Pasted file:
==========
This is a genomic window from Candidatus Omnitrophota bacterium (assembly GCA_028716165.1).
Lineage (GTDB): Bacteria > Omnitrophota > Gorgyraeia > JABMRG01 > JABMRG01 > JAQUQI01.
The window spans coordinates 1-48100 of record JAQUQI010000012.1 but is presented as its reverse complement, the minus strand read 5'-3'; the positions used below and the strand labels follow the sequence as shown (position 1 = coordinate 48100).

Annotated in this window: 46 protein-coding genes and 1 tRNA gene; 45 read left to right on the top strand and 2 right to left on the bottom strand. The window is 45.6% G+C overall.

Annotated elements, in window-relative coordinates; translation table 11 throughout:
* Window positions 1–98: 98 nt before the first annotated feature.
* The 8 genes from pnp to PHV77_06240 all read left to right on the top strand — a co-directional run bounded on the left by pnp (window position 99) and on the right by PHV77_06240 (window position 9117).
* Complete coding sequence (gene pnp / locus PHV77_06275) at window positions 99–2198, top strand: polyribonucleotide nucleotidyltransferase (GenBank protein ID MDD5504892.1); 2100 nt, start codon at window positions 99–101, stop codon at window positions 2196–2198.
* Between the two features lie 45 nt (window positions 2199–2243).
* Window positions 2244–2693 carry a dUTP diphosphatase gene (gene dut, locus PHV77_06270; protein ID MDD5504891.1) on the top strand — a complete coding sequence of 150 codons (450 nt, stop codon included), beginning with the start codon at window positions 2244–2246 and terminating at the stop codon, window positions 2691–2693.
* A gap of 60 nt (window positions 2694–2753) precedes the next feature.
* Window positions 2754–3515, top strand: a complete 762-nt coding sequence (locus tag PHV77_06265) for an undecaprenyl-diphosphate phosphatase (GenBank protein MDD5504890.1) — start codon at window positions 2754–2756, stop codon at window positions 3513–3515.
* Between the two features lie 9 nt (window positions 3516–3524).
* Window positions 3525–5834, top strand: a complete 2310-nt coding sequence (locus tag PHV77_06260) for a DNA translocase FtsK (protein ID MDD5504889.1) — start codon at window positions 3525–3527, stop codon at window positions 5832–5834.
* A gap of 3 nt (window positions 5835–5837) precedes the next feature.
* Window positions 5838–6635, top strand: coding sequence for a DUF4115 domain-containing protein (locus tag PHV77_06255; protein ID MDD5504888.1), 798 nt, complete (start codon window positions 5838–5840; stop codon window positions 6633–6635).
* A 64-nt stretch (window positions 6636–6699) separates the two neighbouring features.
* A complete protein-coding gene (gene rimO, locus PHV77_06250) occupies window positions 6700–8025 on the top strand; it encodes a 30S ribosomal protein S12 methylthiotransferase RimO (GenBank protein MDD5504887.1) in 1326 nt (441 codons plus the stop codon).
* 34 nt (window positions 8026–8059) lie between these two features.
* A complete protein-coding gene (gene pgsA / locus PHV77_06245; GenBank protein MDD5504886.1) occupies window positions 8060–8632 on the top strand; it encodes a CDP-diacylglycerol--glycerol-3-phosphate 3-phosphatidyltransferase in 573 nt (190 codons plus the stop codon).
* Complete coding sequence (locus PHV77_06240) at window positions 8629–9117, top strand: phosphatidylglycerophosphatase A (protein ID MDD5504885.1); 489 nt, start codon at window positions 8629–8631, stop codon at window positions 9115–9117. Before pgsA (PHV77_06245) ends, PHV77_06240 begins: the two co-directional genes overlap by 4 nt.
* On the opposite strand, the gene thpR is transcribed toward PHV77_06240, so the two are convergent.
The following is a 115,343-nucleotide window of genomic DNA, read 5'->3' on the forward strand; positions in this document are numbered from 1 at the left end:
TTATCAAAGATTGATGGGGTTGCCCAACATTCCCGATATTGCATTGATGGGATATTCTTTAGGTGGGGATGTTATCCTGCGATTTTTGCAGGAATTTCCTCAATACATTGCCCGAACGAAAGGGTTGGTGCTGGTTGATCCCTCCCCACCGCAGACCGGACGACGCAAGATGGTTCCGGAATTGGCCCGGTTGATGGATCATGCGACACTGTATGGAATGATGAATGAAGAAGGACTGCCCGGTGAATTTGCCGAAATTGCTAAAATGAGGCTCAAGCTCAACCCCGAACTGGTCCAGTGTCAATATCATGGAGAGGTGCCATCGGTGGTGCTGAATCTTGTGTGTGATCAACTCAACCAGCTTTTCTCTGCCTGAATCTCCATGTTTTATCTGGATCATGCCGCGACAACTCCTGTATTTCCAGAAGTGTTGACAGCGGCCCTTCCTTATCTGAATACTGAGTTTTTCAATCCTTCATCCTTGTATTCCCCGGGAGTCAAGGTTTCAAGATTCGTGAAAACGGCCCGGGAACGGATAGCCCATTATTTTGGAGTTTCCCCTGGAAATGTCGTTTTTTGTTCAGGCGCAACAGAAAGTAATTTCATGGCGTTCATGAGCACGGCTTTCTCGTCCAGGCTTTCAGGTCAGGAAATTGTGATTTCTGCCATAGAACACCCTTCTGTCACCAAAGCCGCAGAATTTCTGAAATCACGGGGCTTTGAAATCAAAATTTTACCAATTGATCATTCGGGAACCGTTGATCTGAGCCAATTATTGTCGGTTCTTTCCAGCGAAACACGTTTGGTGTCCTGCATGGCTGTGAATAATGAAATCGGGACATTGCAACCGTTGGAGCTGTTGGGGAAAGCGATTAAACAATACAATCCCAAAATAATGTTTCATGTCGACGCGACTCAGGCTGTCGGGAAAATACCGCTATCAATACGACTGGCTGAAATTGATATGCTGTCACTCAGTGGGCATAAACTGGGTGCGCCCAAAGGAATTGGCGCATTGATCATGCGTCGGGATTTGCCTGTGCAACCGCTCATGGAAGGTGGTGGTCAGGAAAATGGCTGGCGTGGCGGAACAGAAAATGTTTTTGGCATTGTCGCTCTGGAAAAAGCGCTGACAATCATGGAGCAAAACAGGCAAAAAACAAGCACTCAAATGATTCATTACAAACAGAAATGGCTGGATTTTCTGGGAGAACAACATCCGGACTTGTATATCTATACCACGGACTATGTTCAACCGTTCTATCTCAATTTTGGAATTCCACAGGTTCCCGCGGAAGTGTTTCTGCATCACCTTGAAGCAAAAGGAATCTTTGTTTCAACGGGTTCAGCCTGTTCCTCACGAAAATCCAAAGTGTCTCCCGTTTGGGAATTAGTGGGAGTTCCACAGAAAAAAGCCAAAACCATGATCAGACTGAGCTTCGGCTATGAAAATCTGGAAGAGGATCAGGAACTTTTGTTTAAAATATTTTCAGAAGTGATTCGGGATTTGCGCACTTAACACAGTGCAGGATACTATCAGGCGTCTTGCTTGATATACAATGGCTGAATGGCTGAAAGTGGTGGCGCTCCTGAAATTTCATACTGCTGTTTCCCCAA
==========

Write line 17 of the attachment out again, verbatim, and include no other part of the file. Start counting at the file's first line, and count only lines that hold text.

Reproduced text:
* A 64-nt stretch (window positions 6636–6699) separates the two neighbouring features.